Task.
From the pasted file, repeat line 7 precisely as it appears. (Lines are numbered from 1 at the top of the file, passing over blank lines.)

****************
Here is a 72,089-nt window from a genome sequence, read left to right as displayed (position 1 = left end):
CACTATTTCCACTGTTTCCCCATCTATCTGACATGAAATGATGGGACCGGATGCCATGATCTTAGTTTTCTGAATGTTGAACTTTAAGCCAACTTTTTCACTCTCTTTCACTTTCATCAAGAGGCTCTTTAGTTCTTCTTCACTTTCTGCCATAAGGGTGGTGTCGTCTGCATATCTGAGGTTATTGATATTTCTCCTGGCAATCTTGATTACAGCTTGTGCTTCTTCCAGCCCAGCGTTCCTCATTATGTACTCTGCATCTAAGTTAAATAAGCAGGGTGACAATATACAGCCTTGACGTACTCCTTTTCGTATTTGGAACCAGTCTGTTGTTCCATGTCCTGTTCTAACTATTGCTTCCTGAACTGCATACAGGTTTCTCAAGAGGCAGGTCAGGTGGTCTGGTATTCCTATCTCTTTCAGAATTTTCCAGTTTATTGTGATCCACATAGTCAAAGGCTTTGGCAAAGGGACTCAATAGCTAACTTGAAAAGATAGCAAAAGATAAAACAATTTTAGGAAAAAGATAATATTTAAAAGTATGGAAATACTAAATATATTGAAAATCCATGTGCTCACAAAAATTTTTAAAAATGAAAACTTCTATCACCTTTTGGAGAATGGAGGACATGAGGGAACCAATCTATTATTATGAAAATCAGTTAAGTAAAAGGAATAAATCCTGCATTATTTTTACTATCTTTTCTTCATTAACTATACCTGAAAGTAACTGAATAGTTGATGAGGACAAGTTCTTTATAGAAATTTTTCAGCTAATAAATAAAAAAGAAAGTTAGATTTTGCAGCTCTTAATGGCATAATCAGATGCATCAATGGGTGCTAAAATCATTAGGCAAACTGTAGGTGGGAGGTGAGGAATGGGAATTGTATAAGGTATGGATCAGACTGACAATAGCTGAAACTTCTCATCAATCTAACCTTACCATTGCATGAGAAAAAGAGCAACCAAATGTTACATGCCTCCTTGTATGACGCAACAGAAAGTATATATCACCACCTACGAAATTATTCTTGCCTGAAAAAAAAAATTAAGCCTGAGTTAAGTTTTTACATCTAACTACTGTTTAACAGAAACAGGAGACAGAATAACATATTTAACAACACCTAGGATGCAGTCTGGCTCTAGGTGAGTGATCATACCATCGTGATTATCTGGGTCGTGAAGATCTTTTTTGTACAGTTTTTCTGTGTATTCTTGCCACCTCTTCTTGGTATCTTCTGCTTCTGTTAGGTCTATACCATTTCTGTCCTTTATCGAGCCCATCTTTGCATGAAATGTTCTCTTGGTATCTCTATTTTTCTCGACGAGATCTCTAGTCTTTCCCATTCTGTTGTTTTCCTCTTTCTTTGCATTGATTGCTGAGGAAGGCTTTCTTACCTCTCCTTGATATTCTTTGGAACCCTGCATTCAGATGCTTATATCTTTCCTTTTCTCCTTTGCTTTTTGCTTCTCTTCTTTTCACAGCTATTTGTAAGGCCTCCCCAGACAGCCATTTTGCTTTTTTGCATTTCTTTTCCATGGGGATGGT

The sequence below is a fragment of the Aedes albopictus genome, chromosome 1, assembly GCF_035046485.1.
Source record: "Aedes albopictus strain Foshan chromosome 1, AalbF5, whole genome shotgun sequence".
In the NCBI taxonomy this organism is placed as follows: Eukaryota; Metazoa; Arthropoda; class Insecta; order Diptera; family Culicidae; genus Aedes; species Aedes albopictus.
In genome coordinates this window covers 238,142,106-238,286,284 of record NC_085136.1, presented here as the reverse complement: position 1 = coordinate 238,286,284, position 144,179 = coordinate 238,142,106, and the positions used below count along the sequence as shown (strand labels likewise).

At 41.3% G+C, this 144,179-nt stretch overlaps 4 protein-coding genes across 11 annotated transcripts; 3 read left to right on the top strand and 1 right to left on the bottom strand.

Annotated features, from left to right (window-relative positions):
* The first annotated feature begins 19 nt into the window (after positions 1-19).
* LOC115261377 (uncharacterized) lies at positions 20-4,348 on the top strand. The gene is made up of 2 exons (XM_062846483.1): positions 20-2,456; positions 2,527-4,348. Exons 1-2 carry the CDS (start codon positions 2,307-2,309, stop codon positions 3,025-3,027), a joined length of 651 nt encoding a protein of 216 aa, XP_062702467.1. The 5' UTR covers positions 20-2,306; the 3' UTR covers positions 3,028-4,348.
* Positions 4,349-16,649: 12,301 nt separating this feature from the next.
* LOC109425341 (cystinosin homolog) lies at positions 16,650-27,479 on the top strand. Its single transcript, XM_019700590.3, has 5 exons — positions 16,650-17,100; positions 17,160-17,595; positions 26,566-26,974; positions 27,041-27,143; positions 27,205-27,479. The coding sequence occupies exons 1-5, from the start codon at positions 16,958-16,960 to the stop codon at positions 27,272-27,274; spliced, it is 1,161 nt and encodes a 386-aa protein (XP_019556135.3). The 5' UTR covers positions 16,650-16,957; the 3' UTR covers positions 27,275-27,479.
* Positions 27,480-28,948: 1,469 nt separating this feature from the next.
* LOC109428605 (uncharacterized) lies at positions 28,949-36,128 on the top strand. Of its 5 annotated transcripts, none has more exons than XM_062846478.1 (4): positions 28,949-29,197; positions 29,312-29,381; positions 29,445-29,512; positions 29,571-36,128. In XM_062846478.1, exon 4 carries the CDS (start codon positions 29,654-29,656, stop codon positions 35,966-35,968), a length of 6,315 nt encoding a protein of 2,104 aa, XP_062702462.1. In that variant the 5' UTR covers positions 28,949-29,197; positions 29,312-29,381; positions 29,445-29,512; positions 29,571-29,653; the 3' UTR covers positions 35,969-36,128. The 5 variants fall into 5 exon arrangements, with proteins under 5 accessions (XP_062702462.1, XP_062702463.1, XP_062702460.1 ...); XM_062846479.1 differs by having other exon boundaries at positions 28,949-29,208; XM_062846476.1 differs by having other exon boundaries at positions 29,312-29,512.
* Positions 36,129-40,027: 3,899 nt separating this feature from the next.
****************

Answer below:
At 41.3% G+C, this 144,179-nt stretch overlaps 4 protein-coding genes across 11 annotated transcripts; 3 read left to right on the top strand and 1 right to left on the bottom strand.